Tuesday, April 13, 2004
Without much fanfare, at least around these parts, Joy Zipper's long-delayed album American Whip has finally come out. Well, in England anyway. I've looked all over, including on their website's discussion board, and I still can't figure out what the US release date is, other than the fact that Tabitha said, "soon." In case you haven't been following the Joy Zipper story, their second album American Whip was supposed to come out last year. Advertisements were run. Promotional copies went out. Reviewers reviewed it. But, after all that, their record label ran into some temporary money problems which took a while to resolve. Anyway, the wait is over. As far as I can tell, the only difference between this release and the promos that circulated last year is the absence of some dialogue from one song (they had to remove some slightly disturbing tapes of an Alzheimers patient).
Today makes, I think, the third time I've talked about Joy Zipper here. I still haven't managed to pin down the reason why I find them so fascinating (the above photo of Tabitha eating spaghetti notwithstanding). Musically they're not revolutionary: I remain convinced that their sound can be boiled down to a mix of American indie pop ( e.g. Apples In Stereo, Dressy Bessy) and My Bloody Valentine, but the details of their songs are odd and the trajectory of their career thus far is anything but normal. For one thing, I can't figure out why they've clicked so much better in England than in America (they're originally from Long Island). And, even though I'm sure it boils down to "someone knew someone" their hooking up with Kevin Shields struck me as unexpected. Their lyrics touch on a number of standard indie themes (drugs, I wuv you, etc.) but never in the way I'd expect (as an example, they have a song about Alan Watts that doesn't actually say much of anything about Alan Watts other than a few vague generalities: he's dead and he wrote a lot of books.). There's something slippery and effortless about them that's just...odd. I don't know exactly how to put this, but something about Joy Zipper's image and their sound and the way they look (Marsha Brady dating that nice boy from the neighborhood) and their lyrics and even their band name (supposedly Tabitha's mom's name) just doesn't add up for me. I don't know, maybe it's my paranoia coming out, but I wouldn't be surprised to learn that there's a lot more to them than what's contained in their official bio (which seems to get repeated just about verbatim in every review of Joy Zipper that I've seen).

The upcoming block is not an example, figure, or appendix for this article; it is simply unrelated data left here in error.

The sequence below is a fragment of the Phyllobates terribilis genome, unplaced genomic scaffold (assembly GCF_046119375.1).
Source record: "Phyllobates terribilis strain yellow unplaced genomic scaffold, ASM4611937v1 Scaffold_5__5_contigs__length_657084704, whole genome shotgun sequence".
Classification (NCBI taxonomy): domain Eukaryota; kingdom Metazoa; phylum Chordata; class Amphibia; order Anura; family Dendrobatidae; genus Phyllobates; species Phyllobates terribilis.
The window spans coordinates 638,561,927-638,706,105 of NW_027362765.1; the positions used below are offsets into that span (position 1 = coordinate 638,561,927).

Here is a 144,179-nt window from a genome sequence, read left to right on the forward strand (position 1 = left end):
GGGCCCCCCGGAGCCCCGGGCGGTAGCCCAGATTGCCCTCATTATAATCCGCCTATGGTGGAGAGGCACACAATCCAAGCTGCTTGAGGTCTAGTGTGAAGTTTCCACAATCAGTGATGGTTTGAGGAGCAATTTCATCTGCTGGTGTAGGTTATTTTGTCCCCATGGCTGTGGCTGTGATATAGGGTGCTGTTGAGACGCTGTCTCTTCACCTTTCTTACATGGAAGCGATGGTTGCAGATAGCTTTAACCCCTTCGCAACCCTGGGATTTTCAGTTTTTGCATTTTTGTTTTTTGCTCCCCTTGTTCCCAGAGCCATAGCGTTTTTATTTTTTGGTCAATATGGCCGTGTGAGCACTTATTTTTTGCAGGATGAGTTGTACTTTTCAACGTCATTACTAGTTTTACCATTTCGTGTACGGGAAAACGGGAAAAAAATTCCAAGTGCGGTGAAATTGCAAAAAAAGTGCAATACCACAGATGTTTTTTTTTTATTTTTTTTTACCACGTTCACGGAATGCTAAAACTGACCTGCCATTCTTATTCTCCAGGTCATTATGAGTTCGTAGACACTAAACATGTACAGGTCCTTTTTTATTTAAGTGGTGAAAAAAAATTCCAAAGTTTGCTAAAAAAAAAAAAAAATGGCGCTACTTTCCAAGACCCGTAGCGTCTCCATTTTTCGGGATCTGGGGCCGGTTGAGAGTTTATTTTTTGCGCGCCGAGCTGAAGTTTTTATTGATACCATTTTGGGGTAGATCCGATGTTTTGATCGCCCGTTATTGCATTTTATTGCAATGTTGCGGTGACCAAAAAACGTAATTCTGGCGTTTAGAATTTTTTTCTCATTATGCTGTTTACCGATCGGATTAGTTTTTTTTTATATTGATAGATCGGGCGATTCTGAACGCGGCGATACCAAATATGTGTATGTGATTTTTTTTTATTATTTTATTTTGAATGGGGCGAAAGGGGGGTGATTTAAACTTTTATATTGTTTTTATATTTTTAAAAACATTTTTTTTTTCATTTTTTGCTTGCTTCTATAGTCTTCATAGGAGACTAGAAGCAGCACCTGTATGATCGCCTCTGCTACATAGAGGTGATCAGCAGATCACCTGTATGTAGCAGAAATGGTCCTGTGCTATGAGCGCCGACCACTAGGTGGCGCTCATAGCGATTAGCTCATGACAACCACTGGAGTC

Don't get the impression that my inability to explain exactly why I find them weird means that I don't like them. I pulled out American Whip last week after a break of several months, and if anything it sounds even better to me now.
Here's a quick Joy Zipper primer. From their first, self titled album this is The Power of Alan Watts, where songwriter Vinnie Carfiso (a name that seems too real to be real) and his girlfriend Tabitha Tindale (a name that seems too fake to be fake) manage to avoid the difficulty of writing a chorus by speeding up the verse's melody to doubletime here and there.
From a recent EP The Stereo and God, recorded with Kramer while waiting for American Whip to come out, here's Gun Control.
And finally, from American Whip, here's my current favorite song Out Of the Sun. There's a tantalizing snippet of the video for this on the band's slightly annoying website, featuring the loving couple looking disturbingly perfect as 1970s-style television evangelists.